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A medal for ingenuity

Updated: 2022-09-17 10:36 ( China Daily )
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Xu Lei's work The Variations of Chalk Cliffs on Ruegen is featured in a badge worn by tennis player Wu Yibing at the US Open. [Photo provided to China Daily]

Contemporary art gets a sporting chance as Beijing's X Museum serves up a unique mobile gallery to global audiences, Xu Haoyu reports.

Shortly after tennis player Wu Yibing made history at the recent US Open with his court savvy and a complete arsenal of shots, his jersey garnered much attention on social media.

Wu, the first Chinese mainland male player reaching the last 32 of the year's final major, wasn't sporting the ubiquitous sponsor logos. Instead, there was a badge, in the shape of a medallion, styled onto the left sleeve of his jersey featuring a miniature painting from X Museum's collection of artist Xu Lei's 2021 work, titled The Variations of Chalk Cliffs on Ruegen.

X Museum is a one-of-a-kind center in the heart of Beijing that promotes multidisciplinary shows by not only artists, but also designers, musicians, architects, scientists and engineers. Its founder and director, Huang Xufu, firmly believes that art is too important not to share.

"I try to find different ways of introducing art to a broader audience. The objective is to both enlighten and inspire people," says the 28-year-old director, the brain behind the X Mobile Museum project that endorses the adage "art is everywhere".

Xu Lei's work The Variations of Chalk Cliffs on Ruegen is featured in a badge worn by tennis player Wu Yibing at the US Open. [Photo provided to China Daily]

Breaking stereotypes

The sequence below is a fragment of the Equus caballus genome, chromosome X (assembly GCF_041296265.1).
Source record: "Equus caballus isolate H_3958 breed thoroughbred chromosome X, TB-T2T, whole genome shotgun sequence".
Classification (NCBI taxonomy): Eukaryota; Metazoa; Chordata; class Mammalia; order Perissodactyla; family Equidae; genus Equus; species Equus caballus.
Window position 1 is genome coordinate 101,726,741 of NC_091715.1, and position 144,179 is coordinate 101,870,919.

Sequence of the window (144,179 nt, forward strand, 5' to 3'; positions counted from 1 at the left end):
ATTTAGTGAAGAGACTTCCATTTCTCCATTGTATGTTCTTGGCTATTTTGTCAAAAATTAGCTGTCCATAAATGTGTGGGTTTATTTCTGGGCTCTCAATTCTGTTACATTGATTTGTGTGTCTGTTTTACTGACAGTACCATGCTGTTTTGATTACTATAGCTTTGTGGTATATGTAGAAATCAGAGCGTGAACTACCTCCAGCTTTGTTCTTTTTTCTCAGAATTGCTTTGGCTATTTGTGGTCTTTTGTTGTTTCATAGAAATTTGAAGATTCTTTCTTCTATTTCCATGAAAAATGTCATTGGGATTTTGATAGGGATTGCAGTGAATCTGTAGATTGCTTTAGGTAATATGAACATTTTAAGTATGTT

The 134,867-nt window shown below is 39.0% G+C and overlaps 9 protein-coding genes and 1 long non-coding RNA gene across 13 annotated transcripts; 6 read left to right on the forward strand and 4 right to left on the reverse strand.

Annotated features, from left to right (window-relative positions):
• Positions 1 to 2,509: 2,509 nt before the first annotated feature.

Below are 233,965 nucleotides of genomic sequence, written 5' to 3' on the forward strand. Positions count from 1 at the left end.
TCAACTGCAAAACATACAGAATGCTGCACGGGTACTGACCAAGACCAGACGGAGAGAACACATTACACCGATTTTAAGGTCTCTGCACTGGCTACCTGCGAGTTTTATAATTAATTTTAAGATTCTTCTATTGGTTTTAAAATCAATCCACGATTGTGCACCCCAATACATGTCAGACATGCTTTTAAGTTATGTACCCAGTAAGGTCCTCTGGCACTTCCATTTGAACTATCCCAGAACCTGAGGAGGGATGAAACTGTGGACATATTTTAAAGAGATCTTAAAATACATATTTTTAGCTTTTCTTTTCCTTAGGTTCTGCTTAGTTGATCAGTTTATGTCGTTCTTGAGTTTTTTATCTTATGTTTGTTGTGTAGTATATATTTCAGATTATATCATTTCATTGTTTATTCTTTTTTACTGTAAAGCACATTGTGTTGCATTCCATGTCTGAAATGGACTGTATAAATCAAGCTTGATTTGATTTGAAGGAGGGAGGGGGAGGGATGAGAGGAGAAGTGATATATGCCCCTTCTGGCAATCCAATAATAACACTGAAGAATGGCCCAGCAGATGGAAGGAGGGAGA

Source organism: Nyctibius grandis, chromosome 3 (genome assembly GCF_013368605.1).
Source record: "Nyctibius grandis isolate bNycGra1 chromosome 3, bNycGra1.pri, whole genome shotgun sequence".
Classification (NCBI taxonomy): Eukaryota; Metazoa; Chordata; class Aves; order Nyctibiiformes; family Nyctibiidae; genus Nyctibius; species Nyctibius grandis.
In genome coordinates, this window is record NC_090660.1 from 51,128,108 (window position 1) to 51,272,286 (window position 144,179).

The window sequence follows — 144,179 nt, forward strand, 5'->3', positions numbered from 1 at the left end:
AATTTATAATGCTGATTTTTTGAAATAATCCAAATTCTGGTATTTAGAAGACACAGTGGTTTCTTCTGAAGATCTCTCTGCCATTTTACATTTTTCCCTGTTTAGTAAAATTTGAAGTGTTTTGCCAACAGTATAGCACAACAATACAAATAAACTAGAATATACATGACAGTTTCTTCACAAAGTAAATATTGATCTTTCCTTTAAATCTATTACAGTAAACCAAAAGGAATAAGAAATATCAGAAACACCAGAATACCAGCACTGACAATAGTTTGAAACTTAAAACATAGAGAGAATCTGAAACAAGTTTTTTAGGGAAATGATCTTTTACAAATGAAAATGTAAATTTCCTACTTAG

The pioneering museum, committed to breaking art-gallery stereotypes, has been combining avant-garde works from various disciplines and successfully exploring cross-border cooperation. Customizing a "medallion" with the contemporary work of an ink painter from China shows its endeavor to unite local art with global sports.

Huang sees Wu as "a promising player with unlimited potential". The 22-year-old tennis player returned to court after an ankle injury in January. The jersey with the badge is meant to empower him and all homebred athletes while promoting Chinese art on an international canvas, Huang says.

"The miniature painting on the sleeve is not a conventional logo. Also, an athlete's jersey has rarely been considered a canvas before. We hope to offer people more opportunities to connect with art in unexpected places," the museum director says.

After Wu entered the third round of the US Open, his game with World No 1 and defending champion Daniil Medvedev of Russia was widely broadcast in China earlier this month. "His outstanding performance throughout the tournament was predictable. Sponsoring him was a bold move, but it paid off," says Huang.

The jovial player, who became the international media's darling overnight with his witty one-liners, says he was delighted to showcase Chinese art on his jersey.

"Both athletes and artists constantly challenge themselves and influence others. Whether it is sports or art, we are showing the world that China is a force to reckon with," he adds.

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